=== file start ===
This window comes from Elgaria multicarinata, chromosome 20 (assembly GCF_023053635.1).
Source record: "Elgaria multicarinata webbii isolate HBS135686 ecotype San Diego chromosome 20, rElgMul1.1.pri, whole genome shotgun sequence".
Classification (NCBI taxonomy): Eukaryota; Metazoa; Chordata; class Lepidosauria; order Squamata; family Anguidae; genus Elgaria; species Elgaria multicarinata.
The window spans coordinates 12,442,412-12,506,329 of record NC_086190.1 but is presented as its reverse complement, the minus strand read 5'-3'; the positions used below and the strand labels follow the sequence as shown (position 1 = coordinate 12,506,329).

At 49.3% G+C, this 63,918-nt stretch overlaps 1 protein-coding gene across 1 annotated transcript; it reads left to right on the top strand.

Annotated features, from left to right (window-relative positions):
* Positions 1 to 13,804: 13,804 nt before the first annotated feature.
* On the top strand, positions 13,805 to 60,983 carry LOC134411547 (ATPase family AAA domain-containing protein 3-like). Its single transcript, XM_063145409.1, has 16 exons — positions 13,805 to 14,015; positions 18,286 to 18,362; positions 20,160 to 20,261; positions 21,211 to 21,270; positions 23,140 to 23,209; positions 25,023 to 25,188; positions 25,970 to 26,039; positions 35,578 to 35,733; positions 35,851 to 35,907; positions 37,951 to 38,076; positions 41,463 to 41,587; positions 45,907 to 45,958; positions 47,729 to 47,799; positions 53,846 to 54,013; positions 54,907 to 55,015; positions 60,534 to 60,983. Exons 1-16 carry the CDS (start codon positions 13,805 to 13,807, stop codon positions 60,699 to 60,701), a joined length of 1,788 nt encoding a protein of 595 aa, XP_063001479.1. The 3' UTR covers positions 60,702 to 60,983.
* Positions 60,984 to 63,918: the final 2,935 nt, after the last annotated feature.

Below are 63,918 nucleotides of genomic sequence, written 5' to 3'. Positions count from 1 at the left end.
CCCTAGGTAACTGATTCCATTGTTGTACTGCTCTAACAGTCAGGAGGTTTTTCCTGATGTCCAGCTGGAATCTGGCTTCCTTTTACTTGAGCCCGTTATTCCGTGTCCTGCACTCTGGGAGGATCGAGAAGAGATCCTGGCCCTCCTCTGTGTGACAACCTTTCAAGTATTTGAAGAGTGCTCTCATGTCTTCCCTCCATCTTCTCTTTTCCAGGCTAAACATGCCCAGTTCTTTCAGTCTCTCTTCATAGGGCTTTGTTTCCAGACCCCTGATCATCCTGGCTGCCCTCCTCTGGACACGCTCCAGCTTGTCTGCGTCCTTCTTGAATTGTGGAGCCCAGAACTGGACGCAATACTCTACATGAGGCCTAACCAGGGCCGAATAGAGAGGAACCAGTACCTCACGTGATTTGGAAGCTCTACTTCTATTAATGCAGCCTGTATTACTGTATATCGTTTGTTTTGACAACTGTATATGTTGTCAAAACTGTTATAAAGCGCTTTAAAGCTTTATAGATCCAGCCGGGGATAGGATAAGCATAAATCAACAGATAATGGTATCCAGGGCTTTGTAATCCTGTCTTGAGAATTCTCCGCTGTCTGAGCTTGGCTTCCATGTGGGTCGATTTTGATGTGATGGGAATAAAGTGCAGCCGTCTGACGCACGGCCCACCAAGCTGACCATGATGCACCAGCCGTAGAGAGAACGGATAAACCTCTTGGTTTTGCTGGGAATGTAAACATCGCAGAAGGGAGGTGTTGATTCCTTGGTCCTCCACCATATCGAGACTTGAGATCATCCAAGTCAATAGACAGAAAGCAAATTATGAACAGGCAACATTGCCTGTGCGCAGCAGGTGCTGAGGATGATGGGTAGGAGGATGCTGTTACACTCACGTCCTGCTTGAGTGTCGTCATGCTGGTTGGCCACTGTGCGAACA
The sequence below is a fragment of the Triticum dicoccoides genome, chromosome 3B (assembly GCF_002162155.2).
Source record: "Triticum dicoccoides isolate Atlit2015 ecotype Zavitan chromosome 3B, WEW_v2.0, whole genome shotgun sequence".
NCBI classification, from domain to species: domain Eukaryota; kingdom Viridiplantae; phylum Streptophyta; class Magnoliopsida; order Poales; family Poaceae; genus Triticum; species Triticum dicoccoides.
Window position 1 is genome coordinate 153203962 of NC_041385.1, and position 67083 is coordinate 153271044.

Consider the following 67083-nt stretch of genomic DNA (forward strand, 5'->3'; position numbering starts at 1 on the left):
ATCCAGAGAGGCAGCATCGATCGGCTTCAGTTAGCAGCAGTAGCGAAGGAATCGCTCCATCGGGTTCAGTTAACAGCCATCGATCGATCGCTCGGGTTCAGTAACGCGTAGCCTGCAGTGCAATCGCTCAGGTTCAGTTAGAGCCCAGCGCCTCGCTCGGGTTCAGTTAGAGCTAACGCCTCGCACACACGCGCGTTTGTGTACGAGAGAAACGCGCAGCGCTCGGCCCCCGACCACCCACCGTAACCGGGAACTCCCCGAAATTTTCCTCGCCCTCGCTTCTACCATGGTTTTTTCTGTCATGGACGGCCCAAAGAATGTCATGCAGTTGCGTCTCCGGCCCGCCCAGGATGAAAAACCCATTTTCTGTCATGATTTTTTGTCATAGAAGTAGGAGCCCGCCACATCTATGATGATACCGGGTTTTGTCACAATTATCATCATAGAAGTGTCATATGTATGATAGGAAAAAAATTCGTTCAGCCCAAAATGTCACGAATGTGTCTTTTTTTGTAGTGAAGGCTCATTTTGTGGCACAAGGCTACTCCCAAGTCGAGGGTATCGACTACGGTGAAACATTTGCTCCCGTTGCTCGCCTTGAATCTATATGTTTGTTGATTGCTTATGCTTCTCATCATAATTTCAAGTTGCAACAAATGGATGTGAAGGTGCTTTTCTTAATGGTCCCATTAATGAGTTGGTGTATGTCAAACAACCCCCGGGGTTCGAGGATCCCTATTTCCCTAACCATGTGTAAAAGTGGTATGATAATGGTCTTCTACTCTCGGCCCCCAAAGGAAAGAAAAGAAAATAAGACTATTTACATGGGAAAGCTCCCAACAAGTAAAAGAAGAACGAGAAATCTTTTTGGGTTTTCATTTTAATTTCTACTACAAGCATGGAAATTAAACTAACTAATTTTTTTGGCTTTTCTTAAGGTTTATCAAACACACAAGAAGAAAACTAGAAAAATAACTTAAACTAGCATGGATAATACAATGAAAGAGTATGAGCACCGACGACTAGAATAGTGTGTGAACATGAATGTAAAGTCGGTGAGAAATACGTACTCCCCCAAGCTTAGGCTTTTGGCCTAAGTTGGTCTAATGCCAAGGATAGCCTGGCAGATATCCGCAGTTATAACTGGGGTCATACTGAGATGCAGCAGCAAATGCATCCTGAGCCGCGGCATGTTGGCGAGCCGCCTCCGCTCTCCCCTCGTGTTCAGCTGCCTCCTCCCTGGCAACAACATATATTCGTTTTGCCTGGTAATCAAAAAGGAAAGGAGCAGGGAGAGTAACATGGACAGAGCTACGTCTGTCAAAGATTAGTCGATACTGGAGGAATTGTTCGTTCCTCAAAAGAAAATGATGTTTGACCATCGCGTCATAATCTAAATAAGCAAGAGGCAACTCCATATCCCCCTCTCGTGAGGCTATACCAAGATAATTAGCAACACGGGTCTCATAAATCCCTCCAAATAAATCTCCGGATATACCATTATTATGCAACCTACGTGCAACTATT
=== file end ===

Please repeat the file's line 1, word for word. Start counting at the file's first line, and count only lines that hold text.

This window comes from Elgaria multicarinata, chromosome 20 (assembly GCF_023053635.1).